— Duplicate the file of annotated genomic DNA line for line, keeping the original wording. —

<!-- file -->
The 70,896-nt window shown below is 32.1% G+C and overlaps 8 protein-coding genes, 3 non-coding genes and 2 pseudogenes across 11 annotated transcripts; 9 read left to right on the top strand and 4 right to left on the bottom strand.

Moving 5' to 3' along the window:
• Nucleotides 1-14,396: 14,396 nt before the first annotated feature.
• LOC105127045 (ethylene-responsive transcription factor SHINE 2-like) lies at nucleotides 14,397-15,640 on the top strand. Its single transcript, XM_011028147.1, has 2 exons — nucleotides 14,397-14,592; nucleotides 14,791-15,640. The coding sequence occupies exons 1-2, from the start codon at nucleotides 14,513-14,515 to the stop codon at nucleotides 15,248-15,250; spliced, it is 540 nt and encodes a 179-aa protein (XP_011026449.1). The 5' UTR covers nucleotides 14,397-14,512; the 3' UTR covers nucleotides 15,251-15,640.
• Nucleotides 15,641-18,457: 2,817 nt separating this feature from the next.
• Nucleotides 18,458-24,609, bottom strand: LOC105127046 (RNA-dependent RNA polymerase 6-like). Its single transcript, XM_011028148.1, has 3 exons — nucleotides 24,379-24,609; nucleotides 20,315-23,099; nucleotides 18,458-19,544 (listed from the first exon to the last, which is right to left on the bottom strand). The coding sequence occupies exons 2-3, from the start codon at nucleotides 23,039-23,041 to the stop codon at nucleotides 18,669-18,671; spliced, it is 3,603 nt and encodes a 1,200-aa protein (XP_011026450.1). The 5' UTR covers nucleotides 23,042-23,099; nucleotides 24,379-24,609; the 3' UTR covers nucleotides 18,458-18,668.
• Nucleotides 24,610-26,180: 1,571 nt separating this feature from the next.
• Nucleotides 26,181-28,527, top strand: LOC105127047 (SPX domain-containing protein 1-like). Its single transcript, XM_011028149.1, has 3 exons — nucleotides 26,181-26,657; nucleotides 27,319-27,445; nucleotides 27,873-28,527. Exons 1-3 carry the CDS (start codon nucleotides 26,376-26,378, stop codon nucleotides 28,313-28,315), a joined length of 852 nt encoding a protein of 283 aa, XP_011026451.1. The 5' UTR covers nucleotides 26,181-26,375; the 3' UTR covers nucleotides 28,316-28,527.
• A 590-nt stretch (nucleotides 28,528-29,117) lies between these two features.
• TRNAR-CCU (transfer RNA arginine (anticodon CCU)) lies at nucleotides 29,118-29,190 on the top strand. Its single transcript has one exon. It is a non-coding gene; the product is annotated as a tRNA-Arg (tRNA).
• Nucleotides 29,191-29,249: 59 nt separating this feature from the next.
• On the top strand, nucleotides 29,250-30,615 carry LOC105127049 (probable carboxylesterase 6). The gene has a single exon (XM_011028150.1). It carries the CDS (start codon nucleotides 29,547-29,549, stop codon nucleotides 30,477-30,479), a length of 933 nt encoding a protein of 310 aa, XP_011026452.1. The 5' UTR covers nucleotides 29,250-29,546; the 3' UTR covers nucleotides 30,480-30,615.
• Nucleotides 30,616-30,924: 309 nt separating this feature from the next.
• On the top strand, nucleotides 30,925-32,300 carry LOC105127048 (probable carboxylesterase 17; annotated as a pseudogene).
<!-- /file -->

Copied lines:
The 70,896-nt window shown below is 32.1% G+C and overlaps 8 protein-coding genes, 3 non-coding genes and 2 pseudogenes across 11 annotated transcripts; 9 read left to right on the top strand and 4 right to left on the bottom strand.

Moving 5' to 3' along the window:
• Nucleotides 1-14,396: 14,396 nt before the first annotated feature.
• LOC105127045 (ethylene-responsive transcription factor SHINE 2-like) lies at nucleotides 14,397-15,640 on the top strand. Its single transcript, XM_011028147.1, has 2 exons — nucleotides 14,397-14,592; nucleotides 14,791-15,640. The coding sequence occupies exons 1-2, from the start codon at nucleotides 14,513-14,515 to the stop codon at nucleotides 15,248-15,250; spliced, it is 540 nt and encodes a 179-aa protein (XP_011026449.1). The 5' UTR covers nucleotides 14,397-14,512; the 3' UTR covers nucleotides 15,251-15,640.
• Nucleotides 15,641-18,457: 2,817 nt separating this feature from the next.
• Nucleotides 18,458-24,609, bottom strand: LOC105127046 (RNA-dependent RNA polymerase 6-like). Its single transcript, XM_011028148.1, has 3 exons — nucleotides 24,379-24,609; nucleotides 20,315-23,099; nucleotides 18,458-19,544 (listed from the first exon to the last, which is right to left on the bottom strand). The coding sequence occupies exons 2-3, from the start codon at nucleotides 23,039-23,041 to the stop codon at nucleotides 18,669-18,671; spliced, it is 3,603 nt and encodes a 1,200-aa protein (XP_011026450.1). The 5' UTR covers nucleotides 23,042-23,099; nucleotides 24,379-24,609; the 3' UTR covers nucleotides 18,458-18,668.
• Nucleotides 24,610-26,180: 1,571 nt separating this feature from the next.
• Nucleotides 26,181-28,527, top strand: LOC105127047 (SPX domain-containing protein 1-like). Its single transcript, XM_011028149.1, has 3 exons — nucleotides 26,181-26,657; nucleotides 27,319-27,445; nucleotides 27,873-28,527. Exons 1-3 carry the CDS (start codon nucleotides 26,376-26,378, stop codon nucleotides 28,313-28,315), a joined length of 852 nt encoding a protein of 283 aa, XP_011026451.1. The 5' UTR covers nucleotides 26,181-26,375; the 3' UTR covers nucleotides 28,316-28,527.
• A 590-nt stretch (nucleotides 28,528-29,117) lies between these two features.
• TRNAR-CCU (transfer RNA arginine (anticodon CCU)) lies at nucleotides 29,118-29,190 on the top strand. Its single transcript has one exon. It is a non-coding gene; the product is annotated as a tRNA-Arg (tRNA).
• Nucleotides 29,191-29,249: 59 nt separating this feature from the next.
• On the top strand, nucleotides 29,250-30,615 carry LOC105127049 (probable carboxylesterase 6). The gene has a single exon (XM_011028150.1). It carries the CDS (start codon nucleotides 29,547-29,549, stop codon nucleotides 30,477-30,479), a length of 933 nt encoding a protein of 310 aa, XP_011026452.1. The 5' UTR covers nucleotides 29,250-29,546; the 3' UTR covers nucleotides 30,480-30,615.
• Nucleotides 30,616-30,924: 309 nt separating this feature from the next.
• On the top strand, nucleotides 30,925-32,300 carry LOC105127048 (probable carboxylesterase 17; annotated as a pseudogene).